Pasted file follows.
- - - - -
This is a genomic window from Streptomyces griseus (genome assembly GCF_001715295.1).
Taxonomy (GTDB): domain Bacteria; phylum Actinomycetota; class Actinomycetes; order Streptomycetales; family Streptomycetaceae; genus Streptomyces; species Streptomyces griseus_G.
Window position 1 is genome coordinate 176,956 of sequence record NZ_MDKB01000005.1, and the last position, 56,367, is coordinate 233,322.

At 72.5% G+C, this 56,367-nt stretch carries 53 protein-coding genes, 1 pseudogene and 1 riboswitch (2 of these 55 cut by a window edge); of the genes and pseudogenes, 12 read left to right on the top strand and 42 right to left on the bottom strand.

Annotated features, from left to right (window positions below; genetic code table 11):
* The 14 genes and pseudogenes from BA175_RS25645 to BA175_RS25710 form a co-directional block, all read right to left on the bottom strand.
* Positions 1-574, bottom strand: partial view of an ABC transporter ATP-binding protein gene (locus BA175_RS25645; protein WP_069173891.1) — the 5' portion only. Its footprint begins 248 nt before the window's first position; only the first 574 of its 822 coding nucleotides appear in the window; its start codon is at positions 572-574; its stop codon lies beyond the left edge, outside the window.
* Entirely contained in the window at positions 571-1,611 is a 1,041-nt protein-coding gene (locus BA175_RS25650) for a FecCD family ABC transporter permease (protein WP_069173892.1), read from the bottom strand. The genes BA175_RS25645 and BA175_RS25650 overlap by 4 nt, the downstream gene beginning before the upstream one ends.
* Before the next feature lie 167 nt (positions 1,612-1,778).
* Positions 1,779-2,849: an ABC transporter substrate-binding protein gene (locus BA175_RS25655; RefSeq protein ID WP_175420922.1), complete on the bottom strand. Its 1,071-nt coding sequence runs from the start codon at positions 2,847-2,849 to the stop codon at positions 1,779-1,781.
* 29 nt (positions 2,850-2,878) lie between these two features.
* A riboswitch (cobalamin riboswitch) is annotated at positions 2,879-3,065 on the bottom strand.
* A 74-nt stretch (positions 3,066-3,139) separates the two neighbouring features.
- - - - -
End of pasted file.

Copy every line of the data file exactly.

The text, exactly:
This is a genomic window from Streptomyces griseus (genome assembly GCF_001715295.1).
Taxonomy (GTDB): domain Bacteria; phylum Actinomycetota; class Actinomycetes; order Streptomycetales; family Streptomycetaceae; genus Streptomyces; species Streptomyces griseus_G.
Window position 1 is genome coordinate 176,956 of sequence record NZ_MDKB01000005.1, and the last position, 56,367, is coordinate 233,322.

At 72.5% G+C, this 56,367-nt stretch carries 53 protein-coding genes, 1 pseudogene and 1 riboswitch (2 of these 55 cut by a window edge); of the genes and pseudogenes, 12 read left to right on the top strand and 42 right to left on the bottom strand.

Annotated features, from left to right (window positions below; genetic code table 11):
* The 14 genes and pseudogenes from BA175_RS25645 to BA175_RS25710 form a co-directional block, all read right to left on the bottom strand.
* Positions 1-574, bottom strand: partial view of an ABC transporter ATP-binding protein gene (locus BA175_RS25645; protein WP_069173891.1) — the 5' portion only. Its footprint begins 248 nt before the window's first position; only the first 574 of its 822 coding nucleotides appear in the window; its start codon is at positions 572-574; its stop codon lies beyond the left edge, outside the window.
* Entirely contained in the window at positions 571-1,611 is a 1,041-nt protein-coding gene (locus BA175_RS25650) for a FecCD family ABC transporter permease (protein WP_069173892.1), read from the bottom strand. The genes BA175_RS25645 and BA175_RS25650 overlap by 4 nt, the downstream gene beginning before the upstream one ends.
* Before the next feature lie 167 nt (positions 1,612-1,778).
* Positions 1,779-2,849: an ABC transporter substrate-binding protein gene (locus BA175_RS25655; RefSeq protein ID WP_175420922.1), complete on the bottom strand. Its 1,071-nt coding sequence runs from the start codon at positions 2,847-2,849 to the stop codon at positions 1,779-1,781.
* 29 nt (positions 2,850-2,878) lie between these two features.
* A riboswitch (cobalamin riboswitch) is annotated at positions 2,879-3,065 on the bottom strand.
* A 74-nt stretch (positions 3,066-3,139) separates the two neighbouring features.